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Monday, 2 December 2013
Page: 1319


Ms HALL (ShortlandOpposition Whip) (11:56): I take great pleasure in rising to support the motion of the member for Higgins. It is a motion that is particularly important at this time of the year. Yesterday was World AIDS Day, and every year this parliament needs to remember World AIDS Day and to talk about the significance of that day and make a pledge to work towards coming up with a cure for, or some form of vaccine against, AIDS.

Here are a few facts. HIV continues to be a major global public health issue, and it has claimed the lives of 36 million people worldwide. That is a phenomenal number of people that have succumbed to AIDS. Approximately 35.3 million people were living with AIDS in 2012, and I am sure most members would know people within their own electorates who are living with AIDS.

Sub-Saharan Africa is the most affected region, with nearly one in every 20 adults living with HIV—69 per cent of all people living with HIV are in this region. In 2008 I visited South Africa, and when I was there I met with a woman with a young family who was living with AIDS. She told us about how she had gone to the brink: of how she had nearly died. She had been in a facility, and was put in a little room—just put there to die. She was stigmatised by everybody who lived in her township. It was only because she received some care and some drugs that she was given back her life. She had a young child. This young child had the vision of playing soccer for South Africa, and his chances of being able to achieve that were much greater when he had his mother there to support him.

I also met with a young family who had lost their mother and their father to AIDS. They had a memory box, and in it were the only mementos they had of their parents. The family had the support of the township they lived in, but the eldest child was actually looking after the family and keeping it together. It is only by visiting a place like that that you can understand the magnitude of the impact that AIDS has had on real people's lives. We read about it, we hear about it, but when you are in that environment you see the stigmatisation that is directed towards those people that are living with AIDS, you see the challenges they face each and every day, you see the enormity of the loss of lives and you can really understand how it has impacted on those communities.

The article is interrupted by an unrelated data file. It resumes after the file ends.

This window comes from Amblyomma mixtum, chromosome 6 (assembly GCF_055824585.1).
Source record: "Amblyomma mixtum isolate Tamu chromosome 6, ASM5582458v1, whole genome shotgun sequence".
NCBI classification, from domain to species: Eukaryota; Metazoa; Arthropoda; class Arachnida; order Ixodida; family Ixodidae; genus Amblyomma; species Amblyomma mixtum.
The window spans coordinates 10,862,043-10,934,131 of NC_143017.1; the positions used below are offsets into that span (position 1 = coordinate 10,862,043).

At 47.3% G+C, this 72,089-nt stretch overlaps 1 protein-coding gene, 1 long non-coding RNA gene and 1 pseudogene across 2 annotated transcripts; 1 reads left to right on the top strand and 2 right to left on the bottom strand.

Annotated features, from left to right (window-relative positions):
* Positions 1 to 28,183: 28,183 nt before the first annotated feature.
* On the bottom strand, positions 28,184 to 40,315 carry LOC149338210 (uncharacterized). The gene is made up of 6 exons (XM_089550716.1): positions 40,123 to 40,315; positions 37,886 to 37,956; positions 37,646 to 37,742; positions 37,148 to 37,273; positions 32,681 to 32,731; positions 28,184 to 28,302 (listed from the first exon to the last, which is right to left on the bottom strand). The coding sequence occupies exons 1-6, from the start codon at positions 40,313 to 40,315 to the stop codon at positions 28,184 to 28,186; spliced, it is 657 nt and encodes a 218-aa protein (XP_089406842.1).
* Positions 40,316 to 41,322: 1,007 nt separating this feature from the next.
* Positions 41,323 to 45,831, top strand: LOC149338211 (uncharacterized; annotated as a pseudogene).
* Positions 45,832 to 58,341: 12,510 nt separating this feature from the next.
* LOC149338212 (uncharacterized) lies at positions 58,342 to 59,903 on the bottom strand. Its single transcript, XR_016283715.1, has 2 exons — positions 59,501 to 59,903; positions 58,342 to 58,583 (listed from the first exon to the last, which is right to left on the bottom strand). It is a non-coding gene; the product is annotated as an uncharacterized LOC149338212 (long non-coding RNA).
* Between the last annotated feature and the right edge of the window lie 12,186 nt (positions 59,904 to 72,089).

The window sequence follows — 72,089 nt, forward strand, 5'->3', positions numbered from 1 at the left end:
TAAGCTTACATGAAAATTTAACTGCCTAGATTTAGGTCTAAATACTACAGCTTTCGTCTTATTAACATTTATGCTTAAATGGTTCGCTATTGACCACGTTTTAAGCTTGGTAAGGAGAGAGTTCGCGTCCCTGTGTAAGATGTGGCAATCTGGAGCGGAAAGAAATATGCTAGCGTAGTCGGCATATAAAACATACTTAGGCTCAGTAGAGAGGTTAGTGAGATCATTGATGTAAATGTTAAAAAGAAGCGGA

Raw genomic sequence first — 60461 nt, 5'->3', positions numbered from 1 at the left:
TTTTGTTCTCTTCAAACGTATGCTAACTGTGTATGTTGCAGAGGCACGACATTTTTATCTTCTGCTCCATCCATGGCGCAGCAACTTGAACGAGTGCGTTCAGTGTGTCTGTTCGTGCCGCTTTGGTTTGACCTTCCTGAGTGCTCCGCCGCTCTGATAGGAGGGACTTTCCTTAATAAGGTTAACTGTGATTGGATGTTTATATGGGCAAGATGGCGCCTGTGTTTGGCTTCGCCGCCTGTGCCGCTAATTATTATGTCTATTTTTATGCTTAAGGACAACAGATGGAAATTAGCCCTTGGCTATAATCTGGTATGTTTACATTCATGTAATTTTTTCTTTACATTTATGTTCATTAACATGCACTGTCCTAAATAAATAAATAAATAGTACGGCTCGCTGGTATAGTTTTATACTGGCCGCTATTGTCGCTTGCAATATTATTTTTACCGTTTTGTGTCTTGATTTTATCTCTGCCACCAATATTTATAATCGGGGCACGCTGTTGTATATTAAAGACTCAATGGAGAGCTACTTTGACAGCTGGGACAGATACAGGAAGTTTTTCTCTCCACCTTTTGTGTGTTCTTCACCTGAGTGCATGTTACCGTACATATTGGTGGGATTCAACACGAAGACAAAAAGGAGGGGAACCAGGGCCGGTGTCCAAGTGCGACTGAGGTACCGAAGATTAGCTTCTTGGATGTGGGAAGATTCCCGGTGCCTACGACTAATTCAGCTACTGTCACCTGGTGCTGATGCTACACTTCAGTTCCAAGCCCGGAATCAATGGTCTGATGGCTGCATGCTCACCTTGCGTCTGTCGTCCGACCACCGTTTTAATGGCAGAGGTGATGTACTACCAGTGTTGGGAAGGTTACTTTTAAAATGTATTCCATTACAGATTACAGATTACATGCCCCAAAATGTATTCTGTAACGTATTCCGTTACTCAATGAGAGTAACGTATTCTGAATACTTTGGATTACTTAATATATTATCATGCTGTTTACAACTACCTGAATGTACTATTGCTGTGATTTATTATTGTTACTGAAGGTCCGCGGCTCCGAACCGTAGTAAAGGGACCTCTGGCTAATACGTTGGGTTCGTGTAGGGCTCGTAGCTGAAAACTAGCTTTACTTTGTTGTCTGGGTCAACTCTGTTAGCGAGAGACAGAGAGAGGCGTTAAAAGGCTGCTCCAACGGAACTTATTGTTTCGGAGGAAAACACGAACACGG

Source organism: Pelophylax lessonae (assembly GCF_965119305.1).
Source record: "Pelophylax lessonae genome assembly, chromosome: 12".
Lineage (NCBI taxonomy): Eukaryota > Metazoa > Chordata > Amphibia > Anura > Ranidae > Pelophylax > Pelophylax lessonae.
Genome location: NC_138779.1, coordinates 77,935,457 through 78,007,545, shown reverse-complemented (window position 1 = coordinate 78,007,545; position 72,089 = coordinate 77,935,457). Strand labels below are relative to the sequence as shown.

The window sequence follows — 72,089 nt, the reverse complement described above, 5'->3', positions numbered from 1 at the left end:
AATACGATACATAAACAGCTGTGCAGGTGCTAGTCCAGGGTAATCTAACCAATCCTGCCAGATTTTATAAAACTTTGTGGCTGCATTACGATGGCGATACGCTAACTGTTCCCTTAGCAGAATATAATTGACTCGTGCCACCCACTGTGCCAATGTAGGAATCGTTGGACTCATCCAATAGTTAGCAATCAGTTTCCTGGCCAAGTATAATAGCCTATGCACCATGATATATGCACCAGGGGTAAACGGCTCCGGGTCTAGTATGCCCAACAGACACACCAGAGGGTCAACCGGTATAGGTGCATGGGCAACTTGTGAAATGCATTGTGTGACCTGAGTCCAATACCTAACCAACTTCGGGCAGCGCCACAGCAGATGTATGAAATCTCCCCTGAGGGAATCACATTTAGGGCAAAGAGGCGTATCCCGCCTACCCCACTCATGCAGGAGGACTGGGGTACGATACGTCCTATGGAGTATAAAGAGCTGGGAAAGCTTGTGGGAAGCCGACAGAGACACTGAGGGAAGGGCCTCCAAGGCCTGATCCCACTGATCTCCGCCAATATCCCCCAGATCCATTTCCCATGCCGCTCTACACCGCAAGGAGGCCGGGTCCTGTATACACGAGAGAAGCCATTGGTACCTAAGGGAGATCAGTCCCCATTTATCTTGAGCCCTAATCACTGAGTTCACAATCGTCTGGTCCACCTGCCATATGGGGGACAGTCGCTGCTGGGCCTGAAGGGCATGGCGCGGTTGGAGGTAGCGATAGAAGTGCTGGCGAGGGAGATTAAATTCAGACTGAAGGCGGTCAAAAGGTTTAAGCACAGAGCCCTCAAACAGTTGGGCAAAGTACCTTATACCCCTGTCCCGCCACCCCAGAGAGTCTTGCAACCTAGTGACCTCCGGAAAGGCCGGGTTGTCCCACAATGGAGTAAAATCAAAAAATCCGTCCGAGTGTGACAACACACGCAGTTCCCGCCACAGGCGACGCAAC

As we all know, AIDS has now been around since the early eighties. In Australia I think we probably had one of the best campaigns at the time with the Grim Reaper campaign. That was put in place as a shock tactic to raise awareness within the community of the dangers of HIV and the way it was contacted, It was trying to stop those risky behaviours that would then lead to a reduction in the number of cases of HIV.

By December last year there had been 34,029 cases of HIV diagnosed in Australia since 1982 and more than 25,700 people living with HIV in Australia. The majority of these are men. Paul O'Grady, who was a member of the Legislative Council in New South Wales, was one of the first people diagnosed with HIV back in the early eighties. He became terribly ill in the mid to late 1990s and resigned from the Legislative Council. Then he started using the retroviral drugs and that has enabled him to live a longer life and enjoy a good quality of life. There are times when he is more unwell than others.

It has impacted on many people and has impacted on many families. It has actually impacted on my own family. My sister-in-law and her husband both died from AIDS back in the early 1990s. The husband contracted AIDS and then transferred it to my sister-in-law. He was diagnosed very late at the time when HIV was becoming more widely diagnosed. He died fairly quickly. My sister-in-law was diagnosed after his death. Luckily, their four children were free of the virus. She died after a struggle of a couple of years. During that time she felt terribly stigmatised by the fact that she had AIDS. She was embarrassed about it. I read some of the things she wrote about going to the dentist and the way that she was treated on those occasions.

I think our society has moved on since that time but there is still stigma associated with HIV. So World AIDS Day is a time that is very important to me and I always think of my sister-in-law at that time. What I would like to emphasise is the fact that I am very worried that the number of people being diagnosed with HIV has increased in recent times. Even though we have had those campaigns, even though people understand how HIV is contracted, here in Australia there were 1,200 new cases in 2012—which is a 20 per cent increase. The biggest increase has been among gay men under the age of 25. These are young men who were not exposed to the campaign back in the eighties. These are young men who do not understand the significance of it, and complacency has developed around it. I think that we need to get out there in our own electorates and through the arms of government, raise awareness and start getting the message out there again how HIV is contracted and look at ways to address this issue.

There have been some really positive signs in recent times about some of the research that is taking place, and hopefully that will lead to a vaccination or a cure. I think this is a really important time. The conference that is going to be held in Melbourne next year will be a time when a lot of the new treatments and new approaches will be explored. I congratulate the member for bringing this to the parliament and I encourage all members to realise just how significant this motion is. Thank you.